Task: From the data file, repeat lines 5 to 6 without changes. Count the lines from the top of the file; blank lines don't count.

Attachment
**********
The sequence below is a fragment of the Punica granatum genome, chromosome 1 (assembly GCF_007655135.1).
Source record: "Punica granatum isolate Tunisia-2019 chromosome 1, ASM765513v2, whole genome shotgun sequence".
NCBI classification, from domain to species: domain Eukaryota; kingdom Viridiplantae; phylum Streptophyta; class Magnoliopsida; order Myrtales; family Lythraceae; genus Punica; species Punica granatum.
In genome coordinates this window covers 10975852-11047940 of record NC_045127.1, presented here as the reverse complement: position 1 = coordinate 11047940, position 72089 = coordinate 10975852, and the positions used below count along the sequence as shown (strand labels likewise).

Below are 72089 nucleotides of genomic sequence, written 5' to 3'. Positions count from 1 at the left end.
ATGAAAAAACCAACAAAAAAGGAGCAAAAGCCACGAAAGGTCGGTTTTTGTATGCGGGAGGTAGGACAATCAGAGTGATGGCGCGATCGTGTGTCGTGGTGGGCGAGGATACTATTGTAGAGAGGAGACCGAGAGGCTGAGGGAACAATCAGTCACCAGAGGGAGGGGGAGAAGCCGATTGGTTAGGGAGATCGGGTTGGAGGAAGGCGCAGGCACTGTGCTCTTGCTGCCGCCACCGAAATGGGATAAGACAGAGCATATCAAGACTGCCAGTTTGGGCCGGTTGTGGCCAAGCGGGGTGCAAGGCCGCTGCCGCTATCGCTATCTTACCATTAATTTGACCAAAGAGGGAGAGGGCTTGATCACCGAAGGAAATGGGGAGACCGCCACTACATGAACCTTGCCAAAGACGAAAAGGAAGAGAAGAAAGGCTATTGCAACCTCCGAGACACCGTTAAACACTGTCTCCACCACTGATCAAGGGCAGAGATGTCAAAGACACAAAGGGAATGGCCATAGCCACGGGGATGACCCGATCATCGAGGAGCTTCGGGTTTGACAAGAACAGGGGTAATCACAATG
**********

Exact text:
Below are 72089 nucleotides of genomic sequence, written 5' to 3'. Positions count from 1 at the left end.
ATGAAAAAACCAACAAAAAAGGAGCAAAAGCCACGAAAGGTCGGTTTTTGTATGCGGGAGGTAGGACAATCAGAGTGATGGCGCGATCGTGTGTCGTGGTGGGCGAGGATACTATTGTAGAGAGGAGACCGAGAGGCTGAGGGAACAATCAGTCACCAGAGGGAGGGGGAGAAGCCGATTGGTTAGGGAGATCGGGTTGGAGGAAGGCGCAGGCACTGTGCTCTTGCTGCCGCCACCGAAATGGGATAAGACAGAGCATATCAAGACTGCCAGTTTGGGCCGGTTGTGGCCAAGCGGGGTGCAAGGCCGCTGCCGCTATCGCTATCTTACCATTAATTTGACCAAAGAGGGAGAGGGCTTGATCACCGAAGGAAATGGGGAGACCGCCACTACATGAACCTTGCCAAAGACGAAAAGGAAGAGAAGAAAGGCTATTGCAACCTCCGAGACACCGTTAAACACTGTCTCCACCACTGATCAAGGGCAGAGATGTCAAAGACACAAAGGGAATGGCCATAGCCACGGGGATGACCCGATCATCGAGGAGCTTCGGGTTTGACAAGAACAGGGGTAATCACAATG